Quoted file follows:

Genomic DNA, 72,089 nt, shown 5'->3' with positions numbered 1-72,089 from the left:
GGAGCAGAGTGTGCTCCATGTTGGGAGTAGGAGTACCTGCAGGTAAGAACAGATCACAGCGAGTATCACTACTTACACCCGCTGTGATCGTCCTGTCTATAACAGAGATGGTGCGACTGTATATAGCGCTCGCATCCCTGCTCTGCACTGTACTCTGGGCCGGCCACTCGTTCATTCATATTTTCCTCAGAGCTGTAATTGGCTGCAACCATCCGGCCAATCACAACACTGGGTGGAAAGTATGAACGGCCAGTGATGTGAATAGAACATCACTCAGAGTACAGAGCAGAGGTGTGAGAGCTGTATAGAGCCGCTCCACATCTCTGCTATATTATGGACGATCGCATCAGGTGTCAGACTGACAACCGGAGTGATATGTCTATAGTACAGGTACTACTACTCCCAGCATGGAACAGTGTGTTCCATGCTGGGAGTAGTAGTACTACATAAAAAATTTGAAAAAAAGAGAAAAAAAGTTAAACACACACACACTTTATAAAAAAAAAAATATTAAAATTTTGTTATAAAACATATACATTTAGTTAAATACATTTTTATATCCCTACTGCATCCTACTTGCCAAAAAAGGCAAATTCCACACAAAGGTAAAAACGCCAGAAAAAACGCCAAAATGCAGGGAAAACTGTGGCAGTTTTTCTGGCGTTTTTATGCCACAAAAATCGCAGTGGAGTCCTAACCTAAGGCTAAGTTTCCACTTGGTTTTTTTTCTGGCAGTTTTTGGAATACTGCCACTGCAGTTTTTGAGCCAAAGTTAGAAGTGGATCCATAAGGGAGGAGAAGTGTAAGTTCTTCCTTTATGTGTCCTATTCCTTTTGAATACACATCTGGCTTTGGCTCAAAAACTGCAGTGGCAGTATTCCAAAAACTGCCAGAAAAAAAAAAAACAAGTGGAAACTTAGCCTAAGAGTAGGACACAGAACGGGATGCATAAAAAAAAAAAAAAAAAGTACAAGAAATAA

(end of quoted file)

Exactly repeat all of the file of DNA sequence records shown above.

Genomic DNA, 72,089 nt, shown 5'->3' with positions numbered 1-72,089 from the left:
GGAGCAGAGTGTGCTCCATGTTGGGAGTAGGAGTACCTGCAGGTAAGAACAGATCACAGCGAGTATCACTACTTACACCCGCTGTGATCGTCCTGTCTATAACAGAGATGGTGCGACTGTATATAGCGCTCGCATCCCTGCTCTGCACTGTACTCTGGGCCGGCCACTCGTTCATTCATATTTTCCTCAGAGCTGTAATTGGCTGCAACCATCCGGCCAATCACAACACTGGGTGGAAAGTATGAACGGCCAGTGATGTGAATAGAACATCACTCAGAGTACAGAGCAGAGGTGTGAGAGCTGTATAGAGCCGCTCCACATCTCTGCTATATTATGGACGATCGCATCAGGTGTCAGACTGACAACCGGAGTGATATGTCTATAGTACAGGTACTACTACTCCCAGCATGGAACAGTGTGTTCCATGCTGGGAGTAGTAGTACTACATAAAAAATTTGAAAAAAAGAGAAAAAAAGTTAAACACACACACACTTTATAAAAAAAAAAATATTAAAATTTTGTTATAAAACATATACATTTAGTTAAATACATTTTTATATCCCTACTGCATCCTACTTGCCAAAAAAGGCAAATTCCACACAAAGGTAAAAACGCCAGAAAAAACGCCAAAATGCAGGGAAAACTGTGGCAGTTTTTCTGGCGTTTTTATGCCACAAAAATCGCAGTGGAGTCCTAACCTAAGGCTAAGTTTCCACTTGGTTTTTTTTCTGGCAGTTTTTGGAATACTGCCACTGCAGTTTTTGAGCCAAAGTTAGAAGTGGATCCATAAGGGAGGAGAAGTGTAAGTTCTTCCTTTATGTGTCCTATTCCTTTTGAATACACATCTGGCTTTGGCTCAAAAACTGCAGTGGCAGTATTCCAAAAACTGCCAGAAAAAAAAAAAACAAGTGGAAACTTAGCCTAAGAGTAGGACACAGAACGGGATGCATAAAAAAAAAAAAAAAAAGTACAAGAAATAA